The band released their debut single, the double A-side "Fingers Become Thumbs"/"The Lord Hates A Coward" (along with B-side "The Fibre Provider") on 7-inch vinyl on 29 January 2007 in extremely limited quantities. A Too Pure newsletter sent out in March announced that the Future of the Left live set-closer "adeadenemyalwayssmellsgood..." would feature on a split single alongside Fierce Panda Records' Winnebago Deal on 10 May. However, Falco stated that it would only happen "over [his] dead body". The song was released as a 7-inch single on 4 June 2007, however it was not split with anyone; the B-side was a BBC Radio Wales session track entitled "March Of The Coupon Saints". On 10 September, the band released "Small Bones Small Bodies" as a single on 7" vinyl (with "The Big Wide O" and "I Need To Know How To Kill A Cat" as B-sides).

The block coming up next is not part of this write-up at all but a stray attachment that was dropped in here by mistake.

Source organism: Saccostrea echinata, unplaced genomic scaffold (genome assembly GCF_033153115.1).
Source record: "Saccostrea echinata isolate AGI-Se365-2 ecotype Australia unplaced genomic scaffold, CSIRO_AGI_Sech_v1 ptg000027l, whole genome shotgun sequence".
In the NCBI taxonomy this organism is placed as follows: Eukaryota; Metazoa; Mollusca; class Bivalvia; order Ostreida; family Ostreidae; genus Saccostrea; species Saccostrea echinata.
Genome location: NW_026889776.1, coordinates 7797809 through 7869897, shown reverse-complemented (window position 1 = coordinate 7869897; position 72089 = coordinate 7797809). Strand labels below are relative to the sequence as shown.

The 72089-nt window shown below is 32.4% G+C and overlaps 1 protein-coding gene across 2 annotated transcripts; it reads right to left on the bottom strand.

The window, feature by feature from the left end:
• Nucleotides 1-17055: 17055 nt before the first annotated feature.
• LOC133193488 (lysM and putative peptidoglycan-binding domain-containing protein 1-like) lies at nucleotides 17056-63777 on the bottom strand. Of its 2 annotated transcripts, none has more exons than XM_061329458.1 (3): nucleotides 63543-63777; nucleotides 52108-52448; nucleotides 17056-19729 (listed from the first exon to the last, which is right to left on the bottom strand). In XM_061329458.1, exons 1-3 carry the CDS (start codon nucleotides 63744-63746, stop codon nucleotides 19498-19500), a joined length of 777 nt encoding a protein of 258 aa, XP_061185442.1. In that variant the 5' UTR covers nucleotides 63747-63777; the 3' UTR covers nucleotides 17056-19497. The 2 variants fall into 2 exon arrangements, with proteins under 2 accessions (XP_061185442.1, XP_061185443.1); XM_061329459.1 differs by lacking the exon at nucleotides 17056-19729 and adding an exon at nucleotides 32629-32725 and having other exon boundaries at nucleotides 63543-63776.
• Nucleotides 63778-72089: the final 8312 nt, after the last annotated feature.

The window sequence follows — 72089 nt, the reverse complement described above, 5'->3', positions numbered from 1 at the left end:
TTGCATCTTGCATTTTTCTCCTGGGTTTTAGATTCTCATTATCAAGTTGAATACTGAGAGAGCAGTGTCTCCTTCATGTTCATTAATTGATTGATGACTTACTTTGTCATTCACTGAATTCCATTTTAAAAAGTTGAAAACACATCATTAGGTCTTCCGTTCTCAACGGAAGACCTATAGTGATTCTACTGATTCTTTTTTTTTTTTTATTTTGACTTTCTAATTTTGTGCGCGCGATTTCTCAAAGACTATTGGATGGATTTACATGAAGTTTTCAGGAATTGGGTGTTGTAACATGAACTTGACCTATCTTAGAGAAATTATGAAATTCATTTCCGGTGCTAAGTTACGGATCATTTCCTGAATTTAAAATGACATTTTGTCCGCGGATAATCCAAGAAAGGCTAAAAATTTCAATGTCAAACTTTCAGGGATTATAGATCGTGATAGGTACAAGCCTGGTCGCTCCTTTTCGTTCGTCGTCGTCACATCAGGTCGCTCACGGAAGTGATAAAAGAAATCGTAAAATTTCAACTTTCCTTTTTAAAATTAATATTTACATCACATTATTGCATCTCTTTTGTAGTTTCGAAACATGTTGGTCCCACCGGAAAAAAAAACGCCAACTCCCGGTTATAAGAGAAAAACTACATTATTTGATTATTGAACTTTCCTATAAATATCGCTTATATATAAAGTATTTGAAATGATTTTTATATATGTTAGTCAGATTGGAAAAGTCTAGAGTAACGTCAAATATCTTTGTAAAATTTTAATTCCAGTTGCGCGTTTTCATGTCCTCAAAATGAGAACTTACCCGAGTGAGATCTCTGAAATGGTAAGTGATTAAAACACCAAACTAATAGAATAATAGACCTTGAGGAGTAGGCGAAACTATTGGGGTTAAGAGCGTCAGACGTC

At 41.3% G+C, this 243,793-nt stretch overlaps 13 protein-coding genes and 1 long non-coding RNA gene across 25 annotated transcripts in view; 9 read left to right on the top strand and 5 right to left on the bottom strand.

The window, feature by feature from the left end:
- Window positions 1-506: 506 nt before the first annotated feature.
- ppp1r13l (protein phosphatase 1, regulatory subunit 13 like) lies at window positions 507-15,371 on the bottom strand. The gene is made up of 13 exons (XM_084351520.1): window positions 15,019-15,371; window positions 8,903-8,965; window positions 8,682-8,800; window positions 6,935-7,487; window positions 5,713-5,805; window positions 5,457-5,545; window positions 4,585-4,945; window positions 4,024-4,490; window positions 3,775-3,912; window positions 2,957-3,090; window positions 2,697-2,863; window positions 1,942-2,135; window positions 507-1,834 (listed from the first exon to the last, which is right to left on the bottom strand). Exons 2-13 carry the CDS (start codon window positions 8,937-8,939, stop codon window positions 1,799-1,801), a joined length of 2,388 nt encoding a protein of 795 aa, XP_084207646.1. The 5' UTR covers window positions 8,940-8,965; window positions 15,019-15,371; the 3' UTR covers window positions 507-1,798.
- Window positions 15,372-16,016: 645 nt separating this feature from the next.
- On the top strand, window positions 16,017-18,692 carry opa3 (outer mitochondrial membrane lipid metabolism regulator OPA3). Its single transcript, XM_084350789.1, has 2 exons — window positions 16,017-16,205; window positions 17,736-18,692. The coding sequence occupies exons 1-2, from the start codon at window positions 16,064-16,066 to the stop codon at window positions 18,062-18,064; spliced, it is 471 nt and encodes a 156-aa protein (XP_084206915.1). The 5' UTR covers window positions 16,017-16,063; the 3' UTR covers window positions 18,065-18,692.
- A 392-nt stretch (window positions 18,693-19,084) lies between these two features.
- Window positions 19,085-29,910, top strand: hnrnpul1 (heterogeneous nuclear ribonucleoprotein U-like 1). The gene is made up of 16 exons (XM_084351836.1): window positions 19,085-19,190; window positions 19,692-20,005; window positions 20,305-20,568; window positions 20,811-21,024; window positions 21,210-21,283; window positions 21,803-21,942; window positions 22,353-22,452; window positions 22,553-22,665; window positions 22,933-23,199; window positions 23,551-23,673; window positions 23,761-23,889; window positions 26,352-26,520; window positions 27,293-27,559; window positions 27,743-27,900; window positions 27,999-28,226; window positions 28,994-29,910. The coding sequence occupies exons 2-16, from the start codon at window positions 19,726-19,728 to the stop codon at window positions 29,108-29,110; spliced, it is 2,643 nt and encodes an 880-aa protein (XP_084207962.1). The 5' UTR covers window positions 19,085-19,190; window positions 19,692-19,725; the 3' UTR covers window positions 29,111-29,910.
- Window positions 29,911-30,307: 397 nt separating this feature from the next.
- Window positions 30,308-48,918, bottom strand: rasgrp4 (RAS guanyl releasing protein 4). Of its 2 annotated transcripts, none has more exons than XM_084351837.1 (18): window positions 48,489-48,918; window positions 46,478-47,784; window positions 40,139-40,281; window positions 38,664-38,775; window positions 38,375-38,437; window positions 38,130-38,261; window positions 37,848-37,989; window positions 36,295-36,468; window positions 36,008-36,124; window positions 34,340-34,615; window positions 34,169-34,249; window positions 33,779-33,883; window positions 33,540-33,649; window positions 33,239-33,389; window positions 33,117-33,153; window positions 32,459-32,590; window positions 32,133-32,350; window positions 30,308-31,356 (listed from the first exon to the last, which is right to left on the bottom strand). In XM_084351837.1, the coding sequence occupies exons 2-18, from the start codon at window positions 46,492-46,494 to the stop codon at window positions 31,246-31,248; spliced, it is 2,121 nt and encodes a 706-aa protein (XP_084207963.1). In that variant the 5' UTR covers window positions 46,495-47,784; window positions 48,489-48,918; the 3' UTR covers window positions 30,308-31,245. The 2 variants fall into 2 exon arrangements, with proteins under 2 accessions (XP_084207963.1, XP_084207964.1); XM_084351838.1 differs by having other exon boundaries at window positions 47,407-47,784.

Their debut album, Curses, was released on 24 September 2007 in the UK and 1 October in Japan. A surprise to some fans of Jarcrew and Mclusky was the band's occasional move towards songs with a synthesizer (a Roland Juno-60) in favour of Falco's guitar. On the whole, fans and critics responded to the change positively.
Falkous revealed in an early 2008 online blog entry that work had commenced on the second album - new material began to creep into the band's live performances, including a number of songs that feature distinctively more ambitious use of Falkous' synthesizer. The band drew the attention of NME and was invited to perform on the NME Awards tour, supporting Les Savy Fav at London Astoria.